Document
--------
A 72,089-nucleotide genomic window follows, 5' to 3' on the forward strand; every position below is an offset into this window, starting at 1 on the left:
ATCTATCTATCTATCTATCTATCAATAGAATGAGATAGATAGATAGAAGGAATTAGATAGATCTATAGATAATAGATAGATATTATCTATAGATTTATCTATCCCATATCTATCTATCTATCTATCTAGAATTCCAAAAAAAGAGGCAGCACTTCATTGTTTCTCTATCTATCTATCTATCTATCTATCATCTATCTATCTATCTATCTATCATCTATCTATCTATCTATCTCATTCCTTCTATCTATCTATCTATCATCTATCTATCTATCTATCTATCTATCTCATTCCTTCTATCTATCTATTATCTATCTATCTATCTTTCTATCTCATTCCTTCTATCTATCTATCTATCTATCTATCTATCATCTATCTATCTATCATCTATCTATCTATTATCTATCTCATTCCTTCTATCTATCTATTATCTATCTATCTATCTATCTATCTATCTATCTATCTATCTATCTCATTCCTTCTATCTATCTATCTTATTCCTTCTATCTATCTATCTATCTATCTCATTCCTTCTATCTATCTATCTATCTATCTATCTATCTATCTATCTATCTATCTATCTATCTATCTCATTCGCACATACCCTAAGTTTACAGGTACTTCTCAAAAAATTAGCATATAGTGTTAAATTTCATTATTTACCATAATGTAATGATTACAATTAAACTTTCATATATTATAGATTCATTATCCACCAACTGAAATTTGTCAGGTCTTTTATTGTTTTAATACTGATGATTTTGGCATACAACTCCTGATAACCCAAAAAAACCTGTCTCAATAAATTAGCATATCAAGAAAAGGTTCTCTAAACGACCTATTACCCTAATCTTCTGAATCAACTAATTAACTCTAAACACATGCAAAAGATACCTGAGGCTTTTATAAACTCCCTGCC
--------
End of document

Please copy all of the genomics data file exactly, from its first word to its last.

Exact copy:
A 72,089-nucleotide genomic window follows, 5' to 3' on the forward strand; every position below is an offset into this window, starting at 1 on the left:
ATCTATCTATCTATCTATCTATCAATAGAATGAGATAGATAGATAGAAGGAATTAGATAGATCTATAGATAATAGATAGATATTATCTATAGATTTATCTATCCCATATCTATCTATCTATCTATCTAGAATTCCAAAAAAAGAGGCAGCACTTCATTGTTTCTCTATCTATCTATCTATCTATCTATCATCTATCTATCTATCTATCTATCATCTATCTATCTATCTATCTCATTCCTTCTATCTATCTATCTATCATCTATCTATCTATCTATCTATCTATCTCATTCCTTCTATCTATCTATTATCTATCTATCTATCTTTCTATCTCATTCCTTCTATCTATCTATCTATCTATCTATCTATCATCTATCTATCTATCATCTATCTATCTATTATCTATCTCATTCCTTCTATCTATCTATTATCTATCTATCTATCTATCTATCTATCTATCTATCTATCTATCTCATTCCTTCTATCTATCTATCTTATTCCTTCTATCTATCTATCTATCTATCTCATTCCTTCTATCTATCTATCTATCTATCTATCTATCTATCTATCTATCTATCTATCTATCTATCTCATTCGCACATACCCTAAGTTTACAGGTACTTCTCAAAAAATTAGCATATAGTGTTAAATTTCATTATTTACCATAATGTAATGATTACAATTAAACTTTCATATATTATAGATTCATTATCCACCAACTGAAATTTGTCAGGTCTTTTATTGTTTTAATACTGATGATTTTGGCATACAACTCCTGATAACCCAAAAAAACCTGTCTCAATAAATTAGCATATCAAGAAAAGGTTCTCTAAACGACCTATTACCCTAATCTTCTGAATCAACTAATTAACTCTAAACACATGCAAAAGATACCTGAGGCTTTTATAAACTCCCTGCC